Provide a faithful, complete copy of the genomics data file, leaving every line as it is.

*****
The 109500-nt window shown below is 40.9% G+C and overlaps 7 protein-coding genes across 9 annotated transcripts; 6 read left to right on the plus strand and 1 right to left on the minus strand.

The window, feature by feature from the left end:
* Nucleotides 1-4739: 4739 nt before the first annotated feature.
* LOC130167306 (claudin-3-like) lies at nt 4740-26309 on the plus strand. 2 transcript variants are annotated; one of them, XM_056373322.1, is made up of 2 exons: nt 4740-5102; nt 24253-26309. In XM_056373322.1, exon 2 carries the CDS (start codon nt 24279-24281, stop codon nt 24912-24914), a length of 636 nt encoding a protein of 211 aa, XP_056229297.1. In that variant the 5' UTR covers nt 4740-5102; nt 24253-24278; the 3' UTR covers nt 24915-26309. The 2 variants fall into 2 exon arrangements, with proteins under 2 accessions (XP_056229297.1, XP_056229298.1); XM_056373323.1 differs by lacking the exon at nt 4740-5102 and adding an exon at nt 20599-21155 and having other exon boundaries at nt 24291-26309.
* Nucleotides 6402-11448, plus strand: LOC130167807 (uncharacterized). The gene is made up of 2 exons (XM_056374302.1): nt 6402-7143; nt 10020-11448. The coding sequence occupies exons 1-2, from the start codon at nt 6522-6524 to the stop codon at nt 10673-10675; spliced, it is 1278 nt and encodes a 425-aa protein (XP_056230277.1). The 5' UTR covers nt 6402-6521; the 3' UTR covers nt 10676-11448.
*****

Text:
The 109500-nt window shown below is 40.9% G+C and overlaps 7 protein-coding genes across 9 annotated transcripts; 6 read left to right on the plus strand and 1 right to left on the minus strand.

The window, feature by feature from the left end:
* Nucleotides 1-4739: 4739 nt before the first annotated feature.
* LOC130167306 (claudin-3-like) lies at nt 4740-26309 on the plus strand. 2 transcript variants are annotated; one of them, XM_056373322.1, is made up of 2 exons: nt 4740-5102; nt 24253-26309. In XM_056373322.1, exon 2 carries the CDS (start codon nt 24279-24281, stop codon nt 24912-24914), a length of 636 nt encoding a protein of 211 aa, XP_056229297.1. In that variant the 5' UTR covers nt 4740-5102; nt 24253-24278; the 3' UTR covers nt 24915-26309. The 2 variants fall into 2 exon arrangements, with proteins under 2 accessions (XP_056229297.1, XP_056229298.1); XM_056373323.1 differs by lacking the exon at nt 4740-5102 and adding an exon at nt 20599-21155 and having other exon boundaries at nt 24291-26309.
* Nucleotides 6402-11448, plus strand: LOC130167807 (uncharacterized). The gene is made up of 2 exons (XM_056374302.1): nt 6402-7143; nt 10020-11448. The coding sequence occupies exons 1-2, from the start codon at nt 6522-6524 to the stop codon at nt 10673-10675; spliced, it is 1278 nt and encodes a 425-aa protein (XP_056230277.1). The 5' UTR covers nt 6402-6521; the 3' UTR covers nt 10676-11448.